What a wonderful week of Nip Nebbery fun I have had! Something Nip Nebbery happened every day during Book Week Scotland. 

Like almost everyone I have spent most of 2020 in restricted work parameters and not being able to physically visit schools and events.

My passion has always been about connecting with young children and empowering them to enjoy Scots language and storytelling.  Being an author is so much more than selling books.  I had to learn new ways to work and to connect with my audience.   I was not going to stop doing what I love most. 

During peak Lockdown I was fortunate to collaborate with Mrs Kerr and the children of Primary 2 at St Andrew’s Primary School.  Despite the fact EVERYONE was at home we managed to create the online Nip Nebs Glossary. 

When the children went back to school they created art from my story Huffy the Heron. Click here for the gallery of their work.

Not long ago Mrs Kerr won Scots Teacher o the Year at the Scots Language Awards and I was absolutely delighted for her!  We had collaborated on so much together and yet we had never met.  I had never met the children either. 

When Book Week Scotland came up I knew that I would have to include them in my plans for a Nip Nebs Shenaniganza! A week long event of Nip Nebbery activities!

On Monday we launched the new website www.nipnebs.com  and launched the brand new audio books narrated by Gary Lewis (Outlander, Billy Elliot) with music and soundscape by Alan McClure. 

Book Week Scotland at the Scottish Book Trust helped to fund the Nip Nebs audio books project.  This has allowed us to offer the audio freely to schools and educators.  There is a small charge for anyone else to download the audiobooks.  The revenue from this will help Alan and I to create more Scots language audio stories for children and schools to access.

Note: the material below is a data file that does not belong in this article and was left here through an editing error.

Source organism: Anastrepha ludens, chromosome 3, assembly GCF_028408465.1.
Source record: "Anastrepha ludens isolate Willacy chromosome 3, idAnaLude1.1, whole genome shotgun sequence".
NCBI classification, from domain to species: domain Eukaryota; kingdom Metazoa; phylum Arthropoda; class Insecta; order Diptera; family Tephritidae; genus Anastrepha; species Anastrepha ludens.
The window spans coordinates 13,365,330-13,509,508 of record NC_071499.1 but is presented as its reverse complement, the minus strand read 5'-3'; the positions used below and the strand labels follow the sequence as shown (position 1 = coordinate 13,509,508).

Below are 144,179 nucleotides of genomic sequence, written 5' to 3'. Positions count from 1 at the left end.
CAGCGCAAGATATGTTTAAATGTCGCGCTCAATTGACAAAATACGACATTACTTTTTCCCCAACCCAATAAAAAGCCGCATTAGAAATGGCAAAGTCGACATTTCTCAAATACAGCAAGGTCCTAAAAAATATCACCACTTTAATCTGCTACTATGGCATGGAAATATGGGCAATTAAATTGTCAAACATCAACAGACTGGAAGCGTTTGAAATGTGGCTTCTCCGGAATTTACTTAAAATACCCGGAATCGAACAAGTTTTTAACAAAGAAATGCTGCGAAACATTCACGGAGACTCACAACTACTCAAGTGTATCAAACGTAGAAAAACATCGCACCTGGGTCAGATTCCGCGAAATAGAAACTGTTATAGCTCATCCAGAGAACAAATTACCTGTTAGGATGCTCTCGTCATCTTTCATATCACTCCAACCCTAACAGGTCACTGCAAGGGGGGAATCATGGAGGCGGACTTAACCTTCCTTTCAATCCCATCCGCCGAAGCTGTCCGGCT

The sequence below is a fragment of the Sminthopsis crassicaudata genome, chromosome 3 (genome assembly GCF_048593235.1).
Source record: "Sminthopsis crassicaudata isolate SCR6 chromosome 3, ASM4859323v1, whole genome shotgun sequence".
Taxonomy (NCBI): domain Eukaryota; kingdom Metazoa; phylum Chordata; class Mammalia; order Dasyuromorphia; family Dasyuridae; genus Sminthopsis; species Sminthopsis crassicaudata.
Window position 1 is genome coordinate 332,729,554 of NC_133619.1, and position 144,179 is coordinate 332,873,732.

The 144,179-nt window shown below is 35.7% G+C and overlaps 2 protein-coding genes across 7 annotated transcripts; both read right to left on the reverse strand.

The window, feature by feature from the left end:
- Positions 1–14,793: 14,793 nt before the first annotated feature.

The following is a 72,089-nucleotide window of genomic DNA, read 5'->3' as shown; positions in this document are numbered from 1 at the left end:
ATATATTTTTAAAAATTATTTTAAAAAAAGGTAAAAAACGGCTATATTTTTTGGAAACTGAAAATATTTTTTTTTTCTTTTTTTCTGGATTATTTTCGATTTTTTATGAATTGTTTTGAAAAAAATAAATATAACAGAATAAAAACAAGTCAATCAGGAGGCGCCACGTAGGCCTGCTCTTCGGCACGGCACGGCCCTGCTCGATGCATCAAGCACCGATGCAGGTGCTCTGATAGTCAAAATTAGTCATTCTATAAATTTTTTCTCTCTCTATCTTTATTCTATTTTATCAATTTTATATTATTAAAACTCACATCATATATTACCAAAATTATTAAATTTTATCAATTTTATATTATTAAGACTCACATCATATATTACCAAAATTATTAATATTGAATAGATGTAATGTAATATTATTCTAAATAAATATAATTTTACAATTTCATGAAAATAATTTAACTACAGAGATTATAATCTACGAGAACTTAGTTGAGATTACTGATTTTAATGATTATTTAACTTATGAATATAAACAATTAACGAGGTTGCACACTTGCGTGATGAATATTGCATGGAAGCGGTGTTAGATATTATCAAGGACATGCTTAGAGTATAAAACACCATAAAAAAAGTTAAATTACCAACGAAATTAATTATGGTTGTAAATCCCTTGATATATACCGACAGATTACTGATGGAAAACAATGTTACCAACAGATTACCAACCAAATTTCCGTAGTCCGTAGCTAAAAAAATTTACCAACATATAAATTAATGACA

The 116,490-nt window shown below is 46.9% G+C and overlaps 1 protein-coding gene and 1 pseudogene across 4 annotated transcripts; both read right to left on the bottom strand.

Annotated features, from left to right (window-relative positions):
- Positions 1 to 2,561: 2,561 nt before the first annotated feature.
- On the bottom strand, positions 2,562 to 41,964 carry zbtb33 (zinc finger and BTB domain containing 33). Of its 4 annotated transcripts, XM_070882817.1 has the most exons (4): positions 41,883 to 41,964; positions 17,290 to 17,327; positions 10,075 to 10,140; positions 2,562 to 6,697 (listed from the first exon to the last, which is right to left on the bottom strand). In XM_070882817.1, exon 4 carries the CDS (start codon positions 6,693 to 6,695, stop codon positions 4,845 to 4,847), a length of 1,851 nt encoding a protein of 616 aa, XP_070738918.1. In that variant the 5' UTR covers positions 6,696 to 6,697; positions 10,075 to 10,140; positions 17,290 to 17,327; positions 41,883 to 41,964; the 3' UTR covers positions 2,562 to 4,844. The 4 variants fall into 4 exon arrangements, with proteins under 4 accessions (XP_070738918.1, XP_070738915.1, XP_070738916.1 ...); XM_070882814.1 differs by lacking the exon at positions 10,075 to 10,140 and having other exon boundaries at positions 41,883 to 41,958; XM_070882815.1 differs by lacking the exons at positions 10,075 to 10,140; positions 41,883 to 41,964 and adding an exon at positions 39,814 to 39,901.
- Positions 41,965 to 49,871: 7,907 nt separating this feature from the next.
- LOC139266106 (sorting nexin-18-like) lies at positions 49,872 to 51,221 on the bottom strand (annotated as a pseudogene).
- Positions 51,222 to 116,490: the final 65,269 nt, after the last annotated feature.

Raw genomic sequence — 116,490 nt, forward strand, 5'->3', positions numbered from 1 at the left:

On Tuesday I spent the day at St Andrew’s Primary School where I finally got to meet Mrs Kerr and the children who had created the Nip Nebs Glossary.  

I also met other staff and children who played  a part in creating the art work for Huffy the Heron.  It was delightful to spend the day with everyone.  The weather was thankfully kind for my outdoor author visit. Outdoors was the only safest way to have an author visit.  I prefer to be outdoors to tell stories anyway.  There is something really calming about hearing nature around you as you tell your tales. As I waited for the children to arrive in the story space, the Scots Words Pixies jumped out my sparkly bag and scampered up the trees to hide.  It was the children’s job to go look for them for me. They were not allowed to touch anything I brought so the task was to seek, find and point at them until I got there with my bag. Then I would scoop the pixies out the tree and gather them in.  Then we would sit at the story place together and talk about the Scots words that were on each pixies tag.   

Words like  LUGS, EEN, SHIN and SHOCKLES are written on their tags.  This is a great way for me to see if I have told my stories well.  The children should know what these words mean by the time the stories are told.